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We scavenge and curate homegrown works from aspiring artists and dreamers alike.

The Occasional Communist

Photo & Film

The Occasional Communist

Nur Shameera Rahmat

Featuring Awool Shahrulnizam


HE ACUTELY RECALLS the first time he travelled; at an efflorescent age of seven, on his BMX bike around his childhood estate, Ang Mo Kio. Even then, a neighborhood vicinity was huge enough to get lost. For Awool, travelling is indefinite to jetting off from you homeland to another city. He believes that travelling is to meander yourself through any form of unfamiliar ground.


Needless to say, he has voyaged his fair bit across familiar tourist spots in Asia. More notable ones include the hermit kingdom North Korea, Beijing, China and Saigon, Vietnam. Thus, the self-given, not so secret codename, "The Occasional Communist" (O.C).

"I love the communism era mainly because of the design influences, from its architecture to graphic design. I believe that back then, some kind of extra-terrestrials beings made frequent visits to the Soviet Union and shared with them plans to build some of the most beautiful and futuristic architectures.”

He started his journey as the O.C four years ago, to overcome his fear of flying and heights. It was the picturesque moments and memories that trailed him to venture out more. Subsequently then, exploring cities became a continual habit.


He painted me his favorite memory from his travels, in a town called Karakol, Kyrgyzstan.


“I went to visit Jeti­Oguz, a home to a wonderful rock formation that looks like seven bulls from a distance. Spotted a few sculptures and monuments of Gagarin, the soviet cosmonaut and the first human in space, in the middle of nowhere behind an abandoned one story building and a Lenin monument hidden behind a tree.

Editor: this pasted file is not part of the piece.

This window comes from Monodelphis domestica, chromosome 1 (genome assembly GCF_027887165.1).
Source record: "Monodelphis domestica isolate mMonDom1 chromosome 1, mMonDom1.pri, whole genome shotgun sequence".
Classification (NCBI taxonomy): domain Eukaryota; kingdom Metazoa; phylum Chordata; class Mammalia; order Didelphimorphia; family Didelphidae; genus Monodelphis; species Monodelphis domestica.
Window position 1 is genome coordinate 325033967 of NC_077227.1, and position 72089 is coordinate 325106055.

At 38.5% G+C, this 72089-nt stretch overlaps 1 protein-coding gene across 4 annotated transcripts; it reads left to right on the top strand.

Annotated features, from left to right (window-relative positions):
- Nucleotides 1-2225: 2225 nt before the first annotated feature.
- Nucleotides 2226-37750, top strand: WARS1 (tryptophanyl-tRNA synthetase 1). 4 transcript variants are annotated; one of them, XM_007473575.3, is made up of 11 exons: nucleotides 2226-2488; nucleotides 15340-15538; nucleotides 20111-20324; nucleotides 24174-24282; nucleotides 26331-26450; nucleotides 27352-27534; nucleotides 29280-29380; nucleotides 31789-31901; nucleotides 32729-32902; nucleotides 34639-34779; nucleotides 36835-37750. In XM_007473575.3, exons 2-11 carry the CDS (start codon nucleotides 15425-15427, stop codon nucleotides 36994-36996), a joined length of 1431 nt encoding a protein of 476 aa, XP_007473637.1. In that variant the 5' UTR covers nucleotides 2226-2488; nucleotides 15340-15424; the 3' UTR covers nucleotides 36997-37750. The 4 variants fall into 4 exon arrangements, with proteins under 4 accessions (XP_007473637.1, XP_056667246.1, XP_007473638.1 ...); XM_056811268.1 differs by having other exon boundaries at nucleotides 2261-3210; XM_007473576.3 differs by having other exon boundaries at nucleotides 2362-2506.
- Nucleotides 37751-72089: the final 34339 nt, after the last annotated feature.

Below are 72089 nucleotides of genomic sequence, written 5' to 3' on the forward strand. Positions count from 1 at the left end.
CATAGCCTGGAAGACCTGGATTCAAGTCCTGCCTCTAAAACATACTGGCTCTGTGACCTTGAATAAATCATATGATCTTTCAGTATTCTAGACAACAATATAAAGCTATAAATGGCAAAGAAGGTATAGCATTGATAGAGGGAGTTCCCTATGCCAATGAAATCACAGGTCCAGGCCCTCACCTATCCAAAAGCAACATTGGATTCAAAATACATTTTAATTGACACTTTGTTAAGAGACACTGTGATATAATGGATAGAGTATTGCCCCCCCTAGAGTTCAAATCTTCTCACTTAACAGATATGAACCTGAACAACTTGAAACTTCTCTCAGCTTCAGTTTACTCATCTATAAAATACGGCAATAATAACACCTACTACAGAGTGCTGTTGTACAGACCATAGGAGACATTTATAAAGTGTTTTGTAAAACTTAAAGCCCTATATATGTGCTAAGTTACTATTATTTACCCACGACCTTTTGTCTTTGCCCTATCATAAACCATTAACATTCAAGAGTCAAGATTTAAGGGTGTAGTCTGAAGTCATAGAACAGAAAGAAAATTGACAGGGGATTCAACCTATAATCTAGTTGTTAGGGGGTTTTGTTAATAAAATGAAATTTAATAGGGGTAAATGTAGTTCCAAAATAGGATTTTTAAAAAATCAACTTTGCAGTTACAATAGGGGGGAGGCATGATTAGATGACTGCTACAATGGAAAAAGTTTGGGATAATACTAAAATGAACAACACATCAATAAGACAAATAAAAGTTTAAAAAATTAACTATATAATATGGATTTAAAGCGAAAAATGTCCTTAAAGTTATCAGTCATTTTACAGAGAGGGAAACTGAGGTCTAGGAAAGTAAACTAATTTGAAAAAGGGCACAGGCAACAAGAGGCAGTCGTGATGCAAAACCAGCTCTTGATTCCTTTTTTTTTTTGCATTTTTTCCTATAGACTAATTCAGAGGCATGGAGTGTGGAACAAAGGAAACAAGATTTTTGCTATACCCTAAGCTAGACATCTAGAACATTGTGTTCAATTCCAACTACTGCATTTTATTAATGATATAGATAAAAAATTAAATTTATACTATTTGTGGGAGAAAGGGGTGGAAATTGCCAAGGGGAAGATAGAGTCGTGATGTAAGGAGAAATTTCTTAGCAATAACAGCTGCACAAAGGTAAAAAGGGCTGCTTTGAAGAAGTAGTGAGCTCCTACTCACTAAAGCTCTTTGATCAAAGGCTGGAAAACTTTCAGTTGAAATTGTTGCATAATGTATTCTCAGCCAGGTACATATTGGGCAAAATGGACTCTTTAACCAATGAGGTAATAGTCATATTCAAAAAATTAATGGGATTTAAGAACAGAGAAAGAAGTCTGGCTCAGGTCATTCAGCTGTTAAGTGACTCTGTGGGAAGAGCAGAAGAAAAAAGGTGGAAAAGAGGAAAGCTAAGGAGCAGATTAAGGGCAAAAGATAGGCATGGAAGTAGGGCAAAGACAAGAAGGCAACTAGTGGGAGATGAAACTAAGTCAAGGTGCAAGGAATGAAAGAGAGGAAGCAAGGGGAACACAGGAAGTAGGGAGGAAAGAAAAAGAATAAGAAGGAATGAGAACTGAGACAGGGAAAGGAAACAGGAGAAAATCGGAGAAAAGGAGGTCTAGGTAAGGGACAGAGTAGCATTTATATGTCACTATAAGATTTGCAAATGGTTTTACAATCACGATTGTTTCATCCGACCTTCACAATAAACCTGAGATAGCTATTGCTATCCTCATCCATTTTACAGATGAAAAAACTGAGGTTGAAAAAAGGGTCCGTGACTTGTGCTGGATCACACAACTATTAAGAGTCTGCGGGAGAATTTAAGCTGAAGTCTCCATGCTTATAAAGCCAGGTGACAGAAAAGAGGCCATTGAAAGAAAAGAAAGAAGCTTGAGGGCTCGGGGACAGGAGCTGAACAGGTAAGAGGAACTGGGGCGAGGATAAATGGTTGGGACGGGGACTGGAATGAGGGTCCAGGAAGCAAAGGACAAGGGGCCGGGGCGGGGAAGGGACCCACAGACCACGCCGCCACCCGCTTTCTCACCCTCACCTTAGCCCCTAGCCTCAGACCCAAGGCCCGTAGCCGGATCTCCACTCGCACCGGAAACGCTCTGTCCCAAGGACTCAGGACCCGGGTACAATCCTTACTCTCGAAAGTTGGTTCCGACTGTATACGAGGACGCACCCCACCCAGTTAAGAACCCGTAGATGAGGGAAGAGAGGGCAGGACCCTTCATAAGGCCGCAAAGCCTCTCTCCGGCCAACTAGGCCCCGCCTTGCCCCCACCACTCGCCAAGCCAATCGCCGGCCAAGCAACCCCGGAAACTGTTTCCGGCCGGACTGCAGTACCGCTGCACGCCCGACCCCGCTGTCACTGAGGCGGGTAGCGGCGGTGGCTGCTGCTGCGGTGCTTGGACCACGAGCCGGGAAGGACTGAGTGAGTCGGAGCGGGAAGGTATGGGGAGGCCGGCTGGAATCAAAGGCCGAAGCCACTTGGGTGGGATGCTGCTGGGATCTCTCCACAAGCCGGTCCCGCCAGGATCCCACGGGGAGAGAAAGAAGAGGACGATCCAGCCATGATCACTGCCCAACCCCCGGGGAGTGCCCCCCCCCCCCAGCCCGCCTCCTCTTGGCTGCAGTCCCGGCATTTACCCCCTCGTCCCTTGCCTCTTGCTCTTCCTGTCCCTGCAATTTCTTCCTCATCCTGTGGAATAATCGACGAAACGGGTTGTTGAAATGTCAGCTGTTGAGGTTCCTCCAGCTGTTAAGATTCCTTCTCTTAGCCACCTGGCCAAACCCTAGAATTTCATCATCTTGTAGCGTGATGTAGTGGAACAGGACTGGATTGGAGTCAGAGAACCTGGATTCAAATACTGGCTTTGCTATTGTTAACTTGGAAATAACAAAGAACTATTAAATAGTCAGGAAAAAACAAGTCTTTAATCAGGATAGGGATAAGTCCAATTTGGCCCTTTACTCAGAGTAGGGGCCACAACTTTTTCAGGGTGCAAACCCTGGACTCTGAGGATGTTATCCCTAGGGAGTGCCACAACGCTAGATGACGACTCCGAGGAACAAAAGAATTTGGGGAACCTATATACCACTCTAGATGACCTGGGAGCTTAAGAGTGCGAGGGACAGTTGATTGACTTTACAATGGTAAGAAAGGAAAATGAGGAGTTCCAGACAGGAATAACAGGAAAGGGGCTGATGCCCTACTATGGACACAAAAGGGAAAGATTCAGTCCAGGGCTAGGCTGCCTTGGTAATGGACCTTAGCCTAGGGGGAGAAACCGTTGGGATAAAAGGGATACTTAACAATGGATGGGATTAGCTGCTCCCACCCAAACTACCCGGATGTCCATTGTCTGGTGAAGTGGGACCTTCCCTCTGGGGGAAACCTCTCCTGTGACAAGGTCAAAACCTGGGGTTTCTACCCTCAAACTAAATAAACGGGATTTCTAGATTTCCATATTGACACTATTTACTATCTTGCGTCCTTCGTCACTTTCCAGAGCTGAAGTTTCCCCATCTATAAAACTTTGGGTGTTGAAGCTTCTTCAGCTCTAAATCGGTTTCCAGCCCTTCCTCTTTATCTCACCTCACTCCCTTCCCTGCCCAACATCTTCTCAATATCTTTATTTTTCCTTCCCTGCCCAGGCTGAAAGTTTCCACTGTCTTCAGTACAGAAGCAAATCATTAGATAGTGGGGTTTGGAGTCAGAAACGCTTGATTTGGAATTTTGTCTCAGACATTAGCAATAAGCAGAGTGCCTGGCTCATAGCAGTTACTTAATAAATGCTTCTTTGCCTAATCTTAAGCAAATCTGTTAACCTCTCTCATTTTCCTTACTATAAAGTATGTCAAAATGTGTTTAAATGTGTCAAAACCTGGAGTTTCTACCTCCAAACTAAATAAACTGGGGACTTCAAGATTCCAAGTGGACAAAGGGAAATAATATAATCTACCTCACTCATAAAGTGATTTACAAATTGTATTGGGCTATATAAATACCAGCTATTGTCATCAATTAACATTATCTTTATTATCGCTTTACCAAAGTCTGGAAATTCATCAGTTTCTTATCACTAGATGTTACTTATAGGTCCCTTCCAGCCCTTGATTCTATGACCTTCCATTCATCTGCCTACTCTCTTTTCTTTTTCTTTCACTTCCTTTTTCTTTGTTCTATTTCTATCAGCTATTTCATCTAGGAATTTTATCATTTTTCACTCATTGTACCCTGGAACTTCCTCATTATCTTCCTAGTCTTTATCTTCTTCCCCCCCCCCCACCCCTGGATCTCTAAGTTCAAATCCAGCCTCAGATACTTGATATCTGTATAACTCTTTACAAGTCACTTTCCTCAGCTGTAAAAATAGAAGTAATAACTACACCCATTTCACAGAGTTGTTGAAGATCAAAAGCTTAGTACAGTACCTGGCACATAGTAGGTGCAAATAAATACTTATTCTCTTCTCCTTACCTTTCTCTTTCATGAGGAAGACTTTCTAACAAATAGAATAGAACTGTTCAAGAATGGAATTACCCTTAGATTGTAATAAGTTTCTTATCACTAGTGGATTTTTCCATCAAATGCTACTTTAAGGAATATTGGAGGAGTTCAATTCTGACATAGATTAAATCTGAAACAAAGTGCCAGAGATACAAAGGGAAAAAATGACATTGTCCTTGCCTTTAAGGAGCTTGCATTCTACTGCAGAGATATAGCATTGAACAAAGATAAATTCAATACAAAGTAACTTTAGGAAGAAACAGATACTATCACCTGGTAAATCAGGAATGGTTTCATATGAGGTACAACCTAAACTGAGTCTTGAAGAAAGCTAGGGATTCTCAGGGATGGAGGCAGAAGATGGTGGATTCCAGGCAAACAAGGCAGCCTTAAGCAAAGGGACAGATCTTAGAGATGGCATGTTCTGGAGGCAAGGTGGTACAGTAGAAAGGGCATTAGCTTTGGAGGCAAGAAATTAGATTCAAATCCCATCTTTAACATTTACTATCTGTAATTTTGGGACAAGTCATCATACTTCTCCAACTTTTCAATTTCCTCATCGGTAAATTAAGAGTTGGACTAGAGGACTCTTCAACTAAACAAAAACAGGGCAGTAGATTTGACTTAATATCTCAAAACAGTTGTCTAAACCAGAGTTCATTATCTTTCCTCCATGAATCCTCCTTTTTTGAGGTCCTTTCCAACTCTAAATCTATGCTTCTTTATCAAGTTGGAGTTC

As it got darker, I walked to the bus stop to commute back. There wasn’t anyone there - just a few locals staring and smiling. I had no clue that I boarded the last bus in and out of the area. I strode in the 7 degrees weather, with hopes to hitch a ride. A couple passed and did not stop. By now, the sun was setting and thankfully, out of the horizon, came along an old soviet jeep, loaded with logs. There wasn’t much space on the jeep, but the guys hitched me a ride anyway. I was holding on to my dear life with just one of my feet on a narrow 10 cm-wide platform and the other one hanging. I can’t even begin to describe how great the feeling was - riding on through the sunset with the mountains surrounding me just left me speechless,”



When questioned his least favored part of travelling, he said none - before gushing in to declare, “it would be when I’m on the plane back home”.  

Awool tries to utilize his passport as much as he can to satisfy his ambiguity, in between his desk job as a graphic designer. Meticulously combining annual leaves and public holidays, this year itself sailed him out on eight trips.

"I think to travel is to get lost, learn a language and have conversations about life with random strangers at bus stands,"

Follow Awool on Instagram for a glimpse of his transits through the eye of an iPhone camera.

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